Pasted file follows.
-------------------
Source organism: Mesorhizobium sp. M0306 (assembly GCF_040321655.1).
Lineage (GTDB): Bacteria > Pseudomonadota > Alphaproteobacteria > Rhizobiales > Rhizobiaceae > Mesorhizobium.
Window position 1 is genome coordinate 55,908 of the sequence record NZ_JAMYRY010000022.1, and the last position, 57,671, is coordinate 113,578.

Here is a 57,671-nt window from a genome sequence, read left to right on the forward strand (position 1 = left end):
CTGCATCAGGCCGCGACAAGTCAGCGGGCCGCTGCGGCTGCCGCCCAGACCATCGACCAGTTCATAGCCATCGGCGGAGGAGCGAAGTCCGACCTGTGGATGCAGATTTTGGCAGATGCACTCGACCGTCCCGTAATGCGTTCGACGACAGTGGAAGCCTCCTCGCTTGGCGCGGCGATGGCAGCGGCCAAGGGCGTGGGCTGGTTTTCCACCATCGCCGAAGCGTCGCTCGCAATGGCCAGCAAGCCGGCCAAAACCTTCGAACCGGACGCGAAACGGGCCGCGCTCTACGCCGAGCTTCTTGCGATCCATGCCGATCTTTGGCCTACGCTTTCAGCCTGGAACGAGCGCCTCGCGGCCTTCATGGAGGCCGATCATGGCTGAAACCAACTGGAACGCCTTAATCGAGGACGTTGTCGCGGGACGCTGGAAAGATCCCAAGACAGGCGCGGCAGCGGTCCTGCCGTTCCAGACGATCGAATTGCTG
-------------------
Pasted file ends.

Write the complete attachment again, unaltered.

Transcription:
Source organism: Mesorhizobium sp. M0306 (assembly GCF_040321655.1).
Lineage (GTDB): Bacteria > Pseudomonadota > Alphaproteobacteria > Rhizobiales > Rhizobiaceae > Mesorhizobium.
Window position 1 is genome coordinate 55,908 of the sequence record NZ_JAMYRY010000022.1, and the last position, 57,671, is coordinate 113,578.

Here is a 57,671-nt window from a genome sequence, read left to right on the forward strand (position 1 = left end):
CTGCATCAGGCCGCGACAAGTCAGCGGGCCGCTGCGGCTGCCGCCCAGACCATCGACCAGTTCATAGCCATCGGCGGAGGAGCGAAGTCCGACCTGTGGATGCAGATTTTGGCAGATGCACTCGACCGTCCCGTAATGCGTTCGACGACAGTGGAAGCCTCCTCGCTTGGCGCGGCGATGGCAGCGGCCAAGGGCGTGGGCTGGTTTTCCACCATCGCCGAAGCGTCGCTCGCAATGGCCAGCAAGCCGGCCAAAACCTTCGAACCGGACGCGAAACGGGCCGCGCTCTACGCCGAGCTTCTTGCGATCCATGCCGATCTTTGGCCTACGCTTTCAGCCTGGAACGAGCGCCTCGCGGCCTTCATGGAGGCCGATCATGGCTGAAACCAACTGGAACGCCTTAATCGAGGACGTTGTCGCGGGACGCTGGAAAGATCCCAAGACAGGCGCGGCAGCGGTCCTGCCGTTCCAGACGATCGAATTGCTG